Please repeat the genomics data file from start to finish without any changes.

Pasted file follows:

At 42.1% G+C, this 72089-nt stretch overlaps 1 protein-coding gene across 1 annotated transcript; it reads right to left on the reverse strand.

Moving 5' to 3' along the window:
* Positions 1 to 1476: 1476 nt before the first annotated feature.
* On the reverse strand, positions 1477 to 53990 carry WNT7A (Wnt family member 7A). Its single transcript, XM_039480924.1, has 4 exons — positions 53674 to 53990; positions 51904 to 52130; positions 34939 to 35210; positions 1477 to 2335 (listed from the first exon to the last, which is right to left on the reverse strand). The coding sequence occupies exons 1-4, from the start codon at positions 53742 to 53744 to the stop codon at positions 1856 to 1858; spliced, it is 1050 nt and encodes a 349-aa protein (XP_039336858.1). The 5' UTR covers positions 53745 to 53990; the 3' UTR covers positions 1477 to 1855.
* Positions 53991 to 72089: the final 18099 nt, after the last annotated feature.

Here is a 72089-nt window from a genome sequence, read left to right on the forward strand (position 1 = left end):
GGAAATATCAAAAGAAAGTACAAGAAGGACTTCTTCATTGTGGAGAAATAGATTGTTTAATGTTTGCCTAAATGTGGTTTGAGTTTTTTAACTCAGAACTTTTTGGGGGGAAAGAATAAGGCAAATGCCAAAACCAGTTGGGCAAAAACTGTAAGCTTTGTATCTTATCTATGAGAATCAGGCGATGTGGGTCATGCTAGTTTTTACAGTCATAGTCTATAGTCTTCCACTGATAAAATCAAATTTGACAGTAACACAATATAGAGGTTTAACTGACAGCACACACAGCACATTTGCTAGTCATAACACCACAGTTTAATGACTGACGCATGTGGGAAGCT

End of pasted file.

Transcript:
At 42.1% G+C, this 72089-nt stretch overlaps 1 protein-coding gene across 1 annotated transcript; it reads right to left on the reverse strand.

Moving 5' to 3' along the window:
* Positions 1 to 1476: 1476 nt before the first annotated feature.
* On the reverse strand, positions 1477 to 53990 carry WNT7A (Wnt family member 7A). Its single transcript, XM_039480924.1, has 4 exons — positions 53674 to 53990; positions 51904 to 52130; positions 34939 to 35210; positions 1477 to 2335 (listed from the first exon to the last, which is right to left on the reverse strand). The coding sequence occupies exons 1-4, from the start codon at positions 53742 to 53744 to the stop codon at positions 1856 to 1858; spliced, it is 1050 nt and encodes a 349-aa protein (XP_039336858.1). The 5' UTR covers positions 53745 to 53990; the 3' UTR covers positions 1477 to 1855.
* Positions 53991 to 72089: the final 18099 nt, after the last annotated feature.

Here is a 72089-nt window from a genome sequence, read left to right on the forward strand (position 1 = left end):
GGAAATATCAAAAGAAAGTACAAGAAGGACTTCTTCATTGTGGAGAAATAGATTGTTTAATGTTTGCCTAAATGTGGTTTGAGTTTTTTAACTCAGAACTTTTTGGGGGGAAAGAATAAGGCAAATGCCAAAACCAGTTGGGCAAAAACTGTAAGCTTTGTATCTTATCTATGAGAATCAGGCGATGTGGGTCATGCTAGTTTTTACAGTCATAGTCTATAGTCTTCCACTGATAAAATCAAATTTGACAGTAACACAATATAGAGGTTTAACTGACAGCACACACAGCACATTTGCTAGTCATAACACCACAGTTTAATGACTGACGCATGTGGGAAGCT